Just not great – Centaur Theatre does Leonard Cohen – oh dear!

Last night I spent almost 2 hours alternating between – “wow, that’s cool” and “Boring.. Totally boring”

The cause of my bipolar response – Centaur Theatre’s production of “Dance me to the on/off of Love” There were moments of brilliance interspersed with long periods of pointless but beautiful movement which left me wondering what was the point.

Don’t get me wrong, I love Leonard Cohen’s music and poetry. He is capable of flights of ideas that leave his listeners stunned in the wake. But this piece of theatre didn’t build up Leonard’s music and song – it deconstructed it. Tore it apart to create some interesting visual effects, but left me feeling sorry I’d spent the money and time to be there.

First though, let me describe the piece. Set on a completely dark stage, most effects are done by playing with lights and about 30 skulls. Musicians double as the singers, or singers double as musicians, it’s hard to tell because sometimes the music is deliberately performed off-key and breathless. My favorite pieces, and remember that in between I often dozed off (not good, Centaur – not good) were Sisters of Mercy, I’m your Man (performed with stick whips – very neat), Ring The Bell, and ‘the encore’ piece – “Coming Home”. Bottom line – Jacques Brel is Alive and Living in Paris (Mainline) or the Mahalia Jackson Musical with Renee Lee at the Segal Centre are much better bets. There is juist too much filler between the good parts in this peace for me to recommend you going to see it.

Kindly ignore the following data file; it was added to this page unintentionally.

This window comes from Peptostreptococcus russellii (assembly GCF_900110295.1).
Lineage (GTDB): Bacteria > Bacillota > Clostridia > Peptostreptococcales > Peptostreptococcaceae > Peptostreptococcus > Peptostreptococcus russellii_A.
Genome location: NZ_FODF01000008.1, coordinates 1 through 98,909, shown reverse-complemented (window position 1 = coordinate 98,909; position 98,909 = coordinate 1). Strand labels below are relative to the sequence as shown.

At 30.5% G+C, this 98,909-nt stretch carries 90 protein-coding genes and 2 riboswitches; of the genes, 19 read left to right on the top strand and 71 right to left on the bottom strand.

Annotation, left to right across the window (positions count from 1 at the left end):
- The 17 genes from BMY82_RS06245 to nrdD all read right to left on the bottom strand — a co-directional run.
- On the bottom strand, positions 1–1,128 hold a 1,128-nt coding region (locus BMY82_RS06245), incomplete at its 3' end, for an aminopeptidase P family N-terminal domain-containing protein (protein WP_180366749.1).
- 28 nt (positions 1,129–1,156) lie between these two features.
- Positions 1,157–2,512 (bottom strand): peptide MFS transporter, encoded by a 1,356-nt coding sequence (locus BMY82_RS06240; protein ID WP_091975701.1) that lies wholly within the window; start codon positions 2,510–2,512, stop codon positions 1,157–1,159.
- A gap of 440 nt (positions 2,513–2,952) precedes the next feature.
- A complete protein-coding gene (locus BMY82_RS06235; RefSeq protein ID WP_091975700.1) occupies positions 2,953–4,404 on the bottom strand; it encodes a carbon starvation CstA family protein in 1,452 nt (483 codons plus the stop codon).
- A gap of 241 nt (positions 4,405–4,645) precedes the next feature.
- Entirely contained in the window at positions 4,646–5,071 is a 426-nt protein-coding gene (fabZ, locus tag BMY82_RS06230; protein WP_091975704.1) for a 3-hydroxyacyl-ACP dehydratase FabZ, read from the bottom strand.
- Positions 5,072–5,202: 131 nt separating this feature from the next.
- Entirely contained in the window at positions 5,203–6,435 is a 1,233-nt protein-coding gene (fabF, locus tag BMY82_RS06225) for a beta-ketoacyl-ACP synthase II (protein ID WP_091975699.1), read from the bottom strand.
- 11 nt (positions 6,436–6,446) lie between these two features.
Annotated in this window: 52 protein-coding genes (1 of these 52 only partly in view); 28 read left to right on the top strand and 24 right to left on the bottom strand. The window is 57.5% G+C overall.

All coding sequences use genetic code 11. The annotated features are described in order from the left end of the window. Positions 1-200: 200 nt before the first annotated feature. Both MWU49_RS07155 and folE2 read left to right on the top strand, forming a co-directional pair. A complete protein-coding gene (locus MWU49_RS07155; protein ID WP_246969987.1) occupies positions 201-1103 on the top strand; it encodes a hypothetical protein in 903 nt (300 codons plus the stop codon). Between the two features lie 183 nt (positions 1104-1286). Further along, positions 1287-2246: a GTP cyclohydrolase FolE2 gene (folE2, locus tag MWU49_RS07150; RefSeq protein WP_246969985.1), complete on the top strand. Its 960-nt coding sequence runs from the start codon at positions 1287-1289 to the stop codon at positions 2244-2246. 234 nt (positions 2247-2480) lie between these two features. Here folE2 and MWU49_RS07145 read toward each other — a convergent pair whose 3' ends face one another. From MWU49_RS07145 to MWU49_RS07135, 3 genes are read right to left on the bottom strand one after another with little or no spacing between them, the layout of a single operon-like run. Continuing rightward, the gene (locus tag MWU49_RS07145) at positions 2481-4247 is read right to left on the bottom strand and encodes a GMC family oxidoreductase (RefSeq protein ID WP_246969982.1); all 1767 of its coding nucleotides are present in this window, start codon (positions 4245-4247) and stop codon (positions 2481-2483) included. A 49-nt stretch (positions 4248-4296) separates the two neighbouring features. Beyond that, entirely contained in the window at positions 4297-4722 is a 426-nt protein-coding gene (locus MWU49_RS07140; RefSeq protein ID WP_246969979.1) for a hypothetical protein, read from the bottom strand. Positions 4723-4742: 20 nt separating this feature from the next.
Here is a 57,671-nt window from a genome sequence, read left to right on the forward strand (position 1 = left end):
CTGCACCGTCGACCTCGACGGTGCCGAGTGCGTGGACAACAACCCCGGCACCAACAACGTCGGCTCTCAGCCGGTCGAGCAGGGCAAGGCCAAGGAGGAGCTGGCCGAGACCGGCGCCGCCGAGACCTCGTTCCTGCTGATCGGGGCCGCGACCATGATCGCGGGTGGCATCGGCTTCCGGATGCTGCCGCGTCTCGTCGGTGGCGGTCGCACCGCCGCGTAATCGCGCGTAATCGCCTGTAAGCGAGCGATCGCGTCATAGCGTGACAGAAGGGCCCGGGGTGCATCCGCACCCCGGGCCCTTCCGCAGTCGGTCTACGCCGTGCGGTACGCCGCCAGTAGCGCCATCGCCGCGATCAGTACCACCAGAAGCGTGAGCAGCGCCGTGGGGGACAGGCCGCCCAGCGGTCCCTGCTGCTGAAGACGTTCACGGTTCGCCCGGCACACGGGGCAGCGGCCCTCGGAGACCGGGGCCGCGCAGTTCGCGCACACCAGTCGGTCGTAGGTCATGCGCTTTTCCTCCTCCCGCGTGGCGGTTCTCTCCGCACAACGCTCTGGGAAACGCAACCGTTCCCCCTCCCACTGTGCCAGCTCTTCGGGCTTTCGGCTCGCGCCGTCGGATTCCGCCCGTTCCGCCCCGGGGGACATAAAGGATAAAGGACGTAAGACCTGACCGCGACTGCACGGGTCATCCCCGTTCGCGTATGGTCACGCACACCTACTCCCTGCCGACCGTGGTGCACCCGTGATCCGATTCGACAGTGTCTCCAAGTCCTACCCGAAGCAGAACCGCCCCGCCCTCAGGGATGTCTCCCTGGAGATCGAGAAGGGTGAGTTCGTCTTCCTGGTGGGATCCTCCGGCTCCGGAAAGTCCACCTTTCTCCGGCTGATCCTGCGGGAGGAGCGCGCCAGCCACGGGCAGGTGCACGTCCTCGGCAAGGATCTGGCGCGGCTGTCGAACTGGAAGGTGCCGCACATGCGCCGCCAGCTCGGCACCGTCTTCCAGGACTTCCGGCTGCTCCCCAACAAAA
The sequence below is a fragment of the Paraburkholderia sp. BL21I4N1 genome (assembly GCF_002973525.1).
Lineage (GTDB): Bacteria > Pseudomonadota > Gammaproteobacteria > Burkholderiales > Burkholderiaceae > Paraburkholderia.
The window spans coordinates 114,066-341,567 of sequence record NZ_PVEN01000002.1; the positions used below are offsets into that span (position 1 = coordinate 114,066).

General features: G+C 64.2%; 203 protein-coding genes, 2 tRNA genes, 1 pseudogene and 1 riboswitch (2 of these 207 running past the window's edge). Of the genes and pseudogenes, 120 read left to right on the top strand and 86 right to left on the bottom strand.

A slight disclaimer – the theatre was about 1/2 full – which isn’t good. But of the people there – plenty really seemed to enjoy the piece, including yelling out “Bravo” and giving the performers a standing ovation. Go figure. I guess that’s what makes horse races.

2 thoughts on “Just not great – Centaur Theatre does Leonard Cohen – oh dear!

  1. It’s a contemporary dance piece. It’s not for everyone, although a dance fan is likely to enjoy it. Personally, I love it and will see it again.

    • That’s what makes horse races. Clearly part of the audience adored it – the people directly behind us cheered madly and stood to applaud. But for me (and I have to say everyone I know personally who went to see it) – it was just over our heads. And the problem with aiming that high – you lose people. I got lost. Sorry.

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